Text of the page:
The greatest danger to the cause of Reform arose from dissension as to what the new franchise ought to be. Some claimed household suffrage, others desired government by ` the solid and respectable part of the community.' But the rallying cry of ' Down with the rotten boroughs ' served to harmonise these discords. Every class that was hoping to exert greater influence over Parliament was enraged that more than half the House of Commons owed their seats to individual peers or commoners. The borough owners, who for generations back had pulled the strings of ministerial favour and lived on the fat of patronage, they and their kinsmen and their servants, suddenly found themselves objects of universal execration, and the ' borough property ' which they had inherited or purchased denounced as having been stolen from the nation. The cry against the ` borough-mongers ' rose on every side. Capitalists, clerks, shopkeepers, besides that great majority of the inhabitants who were comprised under the two categories of working-men and Dissenters, all were talking against ' Old Corruption.' The very ostlers and publicans entered into the spirit of the hour. Even country gentlemen who did not happen to have an ` interest ' in a borough, began to think that they would like to see a fairer proportion of county members in the House, honestly chosen by themselves and their farmers. The only class that remained solid for the old system was the Church clergy, who were so conscious of unpopularity that they believed Reform would lead to the destruction of the Establishment.

Into the midst of a society thus agitated came the news of the Paris revolution of 1830, the ' glorious days of July.' Charles X and his minister Polignac had provoked their own downfall by illegally suspending the Constitution. Although the fighting on the barricades had been done by the workmen, the movement was not permitted to turn ' red,' but solidified round Lafayette, the National Guard and the bourgeois King, Louis Philippe. The noblesse and the Clericals had fallen once more, but property was safe. These events could not, like the French Revolutions of 1792 and 1848, and the Commune of 1871, be used as a warning against change over here. The year 1830 still stands as the one occasion when the French set a political example that influenced us otherwise than by repulsion.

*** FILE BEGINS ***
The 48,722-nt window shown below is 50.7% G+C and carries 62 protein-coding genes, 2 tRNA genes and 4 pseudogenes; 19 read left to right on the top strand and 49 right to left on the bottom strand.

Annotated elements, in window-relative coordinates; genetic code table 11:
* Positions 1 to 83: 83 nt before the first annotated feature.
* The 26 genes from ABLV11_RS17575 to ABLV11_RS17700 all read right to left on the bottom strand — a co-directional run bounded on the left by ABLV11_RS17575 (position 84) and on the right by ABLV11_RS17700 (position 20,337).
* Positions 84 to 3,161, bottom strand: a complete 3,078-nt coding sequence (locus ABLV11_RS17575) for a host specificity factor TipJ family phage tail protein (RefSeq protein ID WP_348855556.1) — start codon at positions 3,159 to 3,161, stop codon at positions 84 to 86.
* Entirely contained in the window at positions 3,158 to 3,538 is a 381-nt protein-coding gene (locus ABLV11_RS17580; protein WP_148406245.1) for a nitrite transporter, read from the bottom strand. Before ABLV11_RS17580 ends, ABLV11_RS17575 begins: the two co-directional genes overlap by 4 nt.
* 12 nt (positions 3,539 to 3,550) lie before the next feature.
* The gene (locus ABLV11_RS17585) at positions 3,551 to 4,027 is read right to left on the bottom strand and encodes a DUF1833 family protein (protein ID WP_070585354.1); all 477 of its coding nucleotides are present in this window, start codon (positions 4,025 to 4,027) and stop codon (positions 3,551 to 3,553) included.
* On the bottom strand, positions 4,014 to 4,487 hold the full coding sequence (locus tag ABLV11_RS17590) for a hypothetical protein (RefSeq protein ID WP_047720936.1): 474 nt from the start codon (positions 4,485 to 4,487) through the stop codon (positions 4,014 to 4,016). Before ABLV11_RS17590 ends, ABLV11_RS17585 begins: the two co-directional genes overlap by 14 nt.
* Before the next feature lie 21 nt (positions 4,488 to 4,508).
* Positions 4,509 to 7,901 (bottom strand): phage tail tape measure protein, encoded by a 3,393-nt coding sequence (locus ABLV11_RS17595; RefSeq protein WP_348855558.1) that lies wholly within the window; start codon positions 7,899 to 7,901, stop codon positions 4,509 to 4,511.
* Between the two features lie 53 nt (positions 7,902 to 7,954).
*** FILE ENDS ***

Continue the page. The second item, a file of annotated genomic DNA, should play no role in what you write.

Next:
The first effect of the inspiring news from France was to increase the number of open seats carried by the Opposition in the General Election that August. A new Parliament had to be elected, on account of the death of George and the accession of William IV, the popular sailor king. It was the House of Commons chosen in these circumstances that turned out Wellington and carried the Reform Bill by one vote. Brougham, the interpreter between the official Whigs and the national movement for Reform, was sent up as a member for Yorkshire, amid the rejoicings of the whole country. He never again touched such a height of popular influence.

But the French Revolution of 1830 did more than affect the elections. It gave Englishmen the sense of living in a new era, when great changes could safely be made. To act boldly on behalf of the people, it was seen, did not produce anarchy as the Tories had argued ever since 1789. Rather, it was half-measures that were dangerous, and resistance to the people that was fatal. Our middle class saw the bourgeoisie governing France, and blushed that in England they themselves were still subject to an aristocracy. The working-men heard that the ouvriers had defeated the Army in fair fight, and the word went round that what Frenchmen had done English-men could do at need. Pamphlets on the technique of street-fighting had a suggestive popularity. The knowledge that Englishmen were so thinking, and that Frenchmen had so acted, gravely affected the politics of the propertied class as a whole, and not a few of the borough owners themselves, persuading them to make concessions they would never have dreamt of two years before.